Practicing high school English teacher and author Bruce Pirie has found the evidence unmistakable: teenage boys are not as successful in English studies as girls. Boys are also less likely to enjoy reading or see themselves as committed English students. Why is that? And, more importantly, what can a teacher do about it? His book answers these questions and offers practical strategies that address boys’ difficulties not only in reading and writing, but speaking, listening, thinking, and feeling as well. By pulling together research from the fields of psychology, sociology, linguistics, and education, then measuring that research against his own years teaching in the secondary classroom, Pirie has been able to map the hurdles that stand in the way of boys’ achievement.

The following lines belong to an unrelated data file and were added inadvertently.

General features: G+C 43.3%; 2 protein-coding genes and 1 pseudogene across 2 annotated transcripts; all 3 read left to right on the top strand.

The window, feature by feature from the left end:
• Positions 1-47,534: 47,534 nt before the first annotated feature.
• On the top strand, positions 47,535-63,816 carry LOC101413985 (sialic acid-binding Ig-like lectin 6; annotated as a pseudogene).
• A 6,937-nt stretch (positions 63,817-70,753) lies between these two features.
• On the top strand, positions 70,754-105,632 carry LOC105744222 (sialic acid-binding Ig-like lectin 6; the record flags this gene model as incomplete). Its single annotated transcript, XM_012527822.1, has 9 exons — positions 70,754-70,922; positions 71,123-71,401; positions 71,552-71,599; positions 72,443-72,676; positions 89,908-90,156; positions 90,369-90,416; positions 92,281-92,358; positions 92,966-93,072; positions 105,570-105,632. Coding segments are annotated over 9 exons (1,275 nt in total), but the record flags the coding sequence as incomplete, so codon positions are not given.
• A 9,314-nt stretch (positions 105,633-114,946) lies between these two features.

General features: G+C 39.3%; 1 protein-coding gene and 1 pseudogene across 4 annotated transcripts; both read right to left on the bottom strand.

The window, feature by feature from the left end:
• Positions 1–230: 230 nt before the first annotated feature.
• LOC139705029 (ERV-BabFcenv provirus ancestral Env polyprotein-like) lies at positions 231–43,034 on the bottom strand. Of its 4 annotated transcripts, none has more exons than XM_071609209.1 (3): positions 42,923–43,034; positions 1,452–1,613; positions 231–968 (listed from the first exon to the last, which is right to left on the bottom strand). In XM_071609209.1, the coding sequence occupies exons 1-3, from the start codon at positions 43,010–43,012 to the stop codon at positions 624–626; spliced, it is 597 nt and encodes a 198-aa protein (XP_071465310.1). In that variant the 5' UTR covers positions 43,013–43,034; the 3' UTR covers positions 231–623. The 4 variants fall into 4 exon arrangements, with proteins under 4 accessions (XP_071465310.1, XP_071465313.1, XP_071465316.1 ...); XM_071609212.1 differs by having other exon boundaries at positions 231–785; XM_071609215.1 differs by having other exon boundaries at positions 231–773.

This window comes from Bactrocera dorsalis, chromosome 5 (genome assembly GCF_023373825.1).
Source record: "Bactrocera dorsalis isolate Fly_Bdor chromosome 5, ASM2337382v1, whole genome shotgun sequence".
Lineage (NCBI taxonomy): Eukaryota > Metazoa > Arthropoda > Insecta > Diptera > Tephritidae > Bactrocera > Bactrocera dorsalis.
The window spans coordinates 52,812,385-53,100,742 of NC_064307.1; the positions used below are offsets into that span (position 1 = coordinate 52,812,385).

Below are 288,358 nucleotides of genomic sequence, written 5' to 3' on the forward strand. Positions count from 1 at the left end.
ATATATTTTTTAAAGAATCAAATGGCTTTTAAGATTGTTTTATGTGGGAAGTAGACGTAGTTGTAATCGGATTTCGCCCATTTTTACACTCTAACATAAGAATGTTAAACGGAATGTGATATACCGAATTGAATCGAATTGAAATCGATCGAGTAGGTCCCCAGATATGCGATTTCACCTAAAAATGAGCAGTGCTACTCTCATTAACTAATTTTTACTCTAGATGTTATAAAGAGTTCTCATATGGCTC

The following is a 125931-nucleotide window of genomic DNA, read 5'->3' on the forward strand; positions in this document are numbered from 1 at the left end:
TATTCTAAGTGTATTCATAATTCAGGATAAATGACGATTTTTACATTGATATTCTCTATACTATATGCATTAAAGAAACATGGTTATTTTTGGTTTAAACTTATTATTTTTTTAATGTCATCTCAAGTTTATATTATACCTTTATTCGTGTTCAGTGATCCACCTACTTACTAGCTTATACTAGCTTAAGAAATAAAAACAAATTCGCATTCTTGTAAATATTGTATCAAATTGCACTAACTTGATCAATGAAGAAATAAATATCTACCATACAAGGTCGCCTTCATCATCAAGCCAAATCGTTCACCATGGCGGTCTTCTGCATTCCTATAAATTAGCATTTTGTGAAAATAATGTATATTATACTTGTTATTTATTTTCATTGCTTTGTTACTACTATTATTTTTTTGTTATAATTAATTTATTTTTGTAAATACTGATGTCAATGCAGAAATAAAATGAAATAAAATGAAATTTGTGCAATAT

The essence of his findings revolves around the kinds of thinking and feeling the English classroom values, and the kinds of thinking and feeling teenage boys are able, or allowed, to express. What Pirie offers is a beautifully written book of possibilities: for young men to grow beyond limiting, damaging stereotypes, and for masculinity and literacy to enter into a new, more fruitful alliance. Pirie also thoughtfully demonstrates that these positive changes for boys invariably lead to positive changes for girls in the classroom as well. Teachers will recognize their own students in Pirie’s account of classroom life, and will discover a wealth of strategies that can be applied immediately. They will also gain a richer understanding of what it means to be a teenage boy today and a new appreciation of the qualities boys can bring to the English classroom.